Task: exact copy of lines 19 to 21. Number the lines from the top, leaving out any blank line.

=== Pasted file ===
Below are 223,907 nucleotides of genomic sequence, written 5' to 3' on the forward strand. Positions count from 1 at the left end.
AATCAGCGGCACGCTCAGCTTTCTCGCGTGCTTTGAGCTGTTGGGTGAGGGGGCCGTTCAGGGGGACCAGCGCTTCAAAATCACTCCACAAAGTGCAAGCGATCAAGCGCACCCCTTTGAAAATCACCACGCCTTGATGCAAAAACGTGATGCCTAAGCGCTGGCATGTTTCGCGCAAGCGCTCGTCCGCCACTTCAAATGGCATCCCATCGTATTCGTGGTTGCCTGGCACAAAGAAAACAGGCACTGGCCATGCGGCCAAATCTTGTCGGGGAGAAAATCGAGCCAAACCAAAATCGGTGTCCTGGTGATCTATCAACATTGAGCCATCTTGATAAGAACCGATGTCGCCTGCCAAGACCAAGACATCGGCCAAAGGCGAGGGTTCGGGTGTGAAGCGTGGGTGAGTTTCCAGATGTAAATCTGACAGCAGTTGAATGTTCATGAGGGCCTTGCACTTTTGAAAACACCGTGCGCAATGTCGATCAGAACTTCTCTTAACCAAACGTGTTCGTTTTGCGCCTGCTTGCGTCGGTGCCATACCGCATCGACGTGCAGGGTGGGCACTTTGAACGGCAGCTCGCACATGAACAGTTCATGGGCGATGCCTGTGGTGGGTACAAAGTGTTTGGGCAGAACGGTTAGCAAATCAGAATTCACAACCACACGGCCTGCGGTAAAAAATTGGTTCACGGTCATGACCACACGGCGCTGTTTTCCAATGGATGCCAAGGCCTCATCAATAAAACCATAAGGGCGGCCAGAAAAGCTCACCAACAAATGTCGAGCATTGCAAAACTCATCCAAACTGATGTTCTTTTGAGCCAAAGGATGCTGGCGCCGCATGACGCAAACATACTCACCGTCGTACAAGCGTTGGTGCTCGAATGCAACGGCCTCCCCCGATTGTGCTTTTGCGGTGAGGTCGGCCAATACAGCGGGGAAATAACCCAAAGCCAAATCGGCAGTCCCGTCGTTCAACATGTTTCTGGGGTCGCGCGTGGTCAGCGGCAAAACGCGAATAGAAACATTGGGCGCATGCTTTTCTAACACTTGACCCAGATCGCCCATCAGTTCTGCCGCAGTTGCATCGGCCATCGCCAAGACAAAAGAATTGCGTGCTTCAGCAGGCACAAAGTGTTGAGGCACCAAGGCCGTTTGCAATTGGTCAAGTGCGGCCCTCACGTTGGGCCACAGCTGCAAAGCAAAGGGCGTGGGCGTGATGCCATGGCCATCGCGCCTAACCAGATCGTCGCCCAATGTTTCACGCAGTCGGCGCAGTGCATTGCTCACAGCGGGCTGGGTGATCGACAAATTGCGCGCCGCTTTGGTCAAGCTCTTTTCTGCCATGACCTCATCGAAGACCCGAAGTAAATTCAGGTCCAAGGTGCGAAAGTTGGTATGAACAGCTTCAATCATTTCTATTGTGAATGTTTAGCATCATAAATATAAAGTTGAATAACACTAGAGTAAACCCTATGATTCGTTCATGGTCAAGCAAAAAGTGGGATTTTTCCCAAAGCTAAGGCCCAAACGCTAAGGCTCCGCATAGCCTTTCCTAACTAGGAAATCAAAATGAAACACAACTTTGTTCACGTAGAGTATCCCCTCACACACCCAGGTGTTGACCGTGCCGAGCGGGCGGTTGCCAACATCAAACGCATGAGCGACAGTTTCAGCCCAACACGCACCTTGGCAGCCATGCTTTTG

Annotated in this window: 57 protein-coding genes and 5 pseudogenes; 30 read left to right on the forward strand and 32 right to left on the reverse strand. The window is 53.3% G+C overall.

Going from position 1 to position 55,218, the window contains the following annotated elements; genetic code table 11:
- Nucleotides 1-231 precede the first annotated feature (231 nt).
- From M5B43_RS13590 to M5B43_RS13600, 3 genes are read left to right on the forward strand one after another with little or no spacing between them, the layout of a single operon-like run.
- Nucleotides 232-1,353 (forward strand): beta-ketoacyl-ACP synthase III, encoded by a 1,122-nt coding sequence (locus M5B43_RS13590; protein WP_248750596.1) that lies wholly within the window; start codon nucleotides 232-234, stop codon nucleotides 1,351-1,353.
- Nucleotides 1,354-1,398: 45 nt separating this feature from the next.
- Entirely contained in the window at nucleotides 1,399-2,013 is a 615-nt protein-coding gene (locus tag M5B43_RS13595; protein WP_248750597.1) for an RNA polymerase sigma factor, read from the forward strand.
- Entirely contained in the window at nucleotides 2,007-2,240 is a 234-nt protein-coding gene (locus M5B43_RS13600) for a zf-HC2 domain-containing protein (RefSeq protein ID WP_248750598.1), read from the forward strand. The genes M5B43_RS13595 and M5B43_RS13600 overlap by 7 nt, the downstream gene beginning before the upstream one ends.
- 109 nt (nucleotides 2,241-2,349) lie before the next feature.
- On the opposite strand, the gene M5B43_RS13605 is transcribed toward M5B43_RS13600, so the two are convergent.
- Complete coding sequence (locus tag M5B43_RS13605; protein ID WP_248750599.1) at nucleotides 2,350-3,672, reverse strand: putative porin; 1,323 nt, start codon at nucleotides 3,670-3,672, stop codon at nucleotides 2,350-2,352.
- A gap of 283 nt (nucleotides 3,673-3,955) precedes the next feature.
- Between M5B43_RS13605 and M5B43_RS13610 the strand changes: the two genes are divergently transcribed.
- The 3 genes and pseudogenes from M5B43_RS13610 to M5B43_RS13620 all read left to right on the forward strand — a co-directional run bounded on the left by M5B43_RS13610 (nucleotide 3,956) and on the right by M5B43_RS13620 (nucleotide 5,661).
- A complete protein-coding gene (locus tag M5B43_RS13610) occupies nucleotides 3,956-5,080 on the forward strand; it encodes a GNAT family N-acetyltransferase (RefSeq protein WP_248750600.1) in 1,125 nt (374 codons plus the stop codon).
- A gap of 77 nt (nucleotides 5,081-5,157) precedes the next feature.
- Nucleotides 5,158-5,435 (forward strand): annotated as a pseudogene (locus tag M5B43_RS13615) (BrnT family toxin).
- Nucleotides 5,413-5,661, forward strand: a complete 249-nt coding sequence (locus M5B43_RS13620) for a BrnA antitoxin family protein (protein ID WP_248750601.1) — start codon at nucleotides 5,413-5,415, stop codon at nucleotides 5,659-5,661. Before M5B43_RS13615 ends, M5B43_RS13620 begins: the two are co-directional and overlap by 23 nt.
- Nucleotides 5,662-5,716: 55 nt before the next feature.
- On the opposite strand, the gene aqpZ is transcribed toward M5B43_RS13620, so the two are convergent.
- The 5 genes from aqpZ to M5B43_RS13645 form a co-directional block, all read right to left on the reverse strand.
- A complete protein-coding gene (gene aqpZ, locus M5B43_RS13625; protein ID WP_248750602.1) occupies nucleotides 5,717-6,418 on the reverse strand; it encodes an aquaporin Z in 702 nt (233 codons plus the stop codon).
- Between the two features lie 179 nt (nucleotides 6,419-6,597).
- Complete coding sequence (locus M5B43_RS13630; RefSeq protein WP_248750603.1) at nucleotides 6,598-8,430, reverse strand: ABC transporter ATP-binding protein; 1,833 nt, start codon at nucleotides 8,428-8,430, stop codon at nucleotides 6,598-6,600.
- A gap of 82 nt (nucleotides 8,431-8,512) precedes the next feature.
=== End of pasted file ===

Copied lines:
- Nucleotides 5,158-5,435 (forward strand): annotated as a pseudogene (locus tag M5B43_RS13615) (BrnT family toxin).
- Nucleotides 5,413-5,661, forward strand: a complete 249-nt coding sequence (locus M5B43_RS13620) for a BrnA antitoxin family protein (protein ID WP_248750601.1) — start codon at nucleotides 5,413-5,415, stop codon at nucleotides 5,659-5,661. Before M5B43_RS13615 ends, M5B43_RS13620 begins: the two are co-directional and overlap by 23 nt.
- Nucleotides 5,662-5,716: 55 nt before the next feature.